All you need is 15–20 minutes of napping, quiet wakefulness, or meditation. And you might be thinking those precious minutes can be used for work, but think about how much more useful you’ll be for the next hour or two with a clear and refreshed mind.
(Maybe) Do This Later List
How many calories are in a chicken breast? Open a tab. Oh, 17 best meal prep ideas for chicken breasts. New tab. I wonder if any of these ingredients are on sale at Whole Foods. New tab. And so on.
That is admittedly a pretty bad example, but I’m sure you can relate to the random thoughts that spur some nonsense internet searches. Think of all the wasteful moments you have that turn into 15 minutes or an hour on Google looking up something that has no effect on what you need to do now.
That’s why I started my “(Maybe) Do this Later” list. When something pops up that I want to know or think I need to do, unless it is actually time-sensitive, I add it to a running list. This gets it out of my mind and I can hop back into my work.
Go through the list at the end of the day and see if there is anything that needs to be handled or added to tomorrow’s to-do list. Any Google-like questions you had, go ahead and look them up in your free time.
Why is it a “Maybe” list? Looking at my stupid chicken breast example above, I could really care less about the calories in a chicken breast. It just popped into my mind and curiosity took over. When you go through the list you’ll see things that were just distracting thoughts you now don’t want to waste your time on and can now skip.
This one goes along with my (Maybe) Do this Later list.
I find that dedicating a specific time to cleaning up my life and catching up on miscellaneous projects keeps me focused during the week and helps provide a clean slate for the following week.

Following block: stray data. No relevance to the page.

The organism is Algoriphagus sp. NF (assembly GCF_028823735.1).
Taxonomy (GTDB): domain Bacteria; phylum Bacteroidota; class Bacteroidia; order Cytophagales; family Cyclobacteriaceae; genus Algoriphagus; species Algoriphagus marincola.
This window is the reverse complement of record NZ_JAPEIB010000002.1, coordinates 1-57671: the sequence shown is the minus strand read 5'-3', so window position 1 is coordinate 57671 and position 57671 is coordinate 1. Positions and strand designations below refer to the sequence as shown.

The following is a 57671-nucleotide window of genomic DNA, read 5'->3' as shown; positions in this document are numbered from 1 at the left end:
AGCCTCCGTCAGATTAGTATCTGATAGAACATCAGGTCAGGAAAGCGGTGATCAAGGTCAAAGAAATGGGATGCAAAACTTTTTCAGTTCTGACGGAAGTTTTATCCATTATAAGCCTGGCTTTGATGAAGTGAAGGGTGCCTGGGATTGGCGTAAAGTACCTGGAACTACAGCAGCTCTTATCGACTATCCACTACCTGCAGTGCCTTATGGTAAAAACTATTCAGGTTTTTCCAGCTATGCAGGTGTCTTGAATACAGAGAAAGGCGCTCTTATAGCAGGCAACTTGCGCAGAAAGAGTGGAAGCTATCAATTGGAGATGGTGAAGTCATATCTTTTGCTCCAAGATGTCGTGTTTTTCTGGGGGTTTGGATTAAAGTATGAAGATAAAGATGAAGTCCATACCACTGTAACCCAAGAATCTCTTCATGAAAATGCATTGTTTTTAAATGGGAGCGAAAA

Instead of trying to live the dream inbox zero life, I’ll leave all emails I can read later to Sunday and just download them all into my little brain when there is nothing pressing going on.
Sunday catchup is also for attacking anything I still care about on my (Maybe) Do this Later list, paying bills/balancing my budget, and miscellaneous chores I’ve given myself.
Be Like Marie Kondo
Everything on your desk or in your line of sight has the potential to be a distraction. A pile of papers could keep grabbing your attention since it might be something you need to followup on later. A random item could just grab your attention and start a daydreaming cycle.
Try to keep your desk and work area as minimalistic as possible. Your line of sight should just be your monitor, keyboard, mouse, and anything else you are working on at this moment.
And while you’re at it, hide your browser’s bookmark bar. It can be way too tempting to click on one of your favorite webpages just to “take a quick peek” at what is new there.
I have been sitting in a quiet room in an effort to avoid distractions. It turns out that that has been counterintuitive.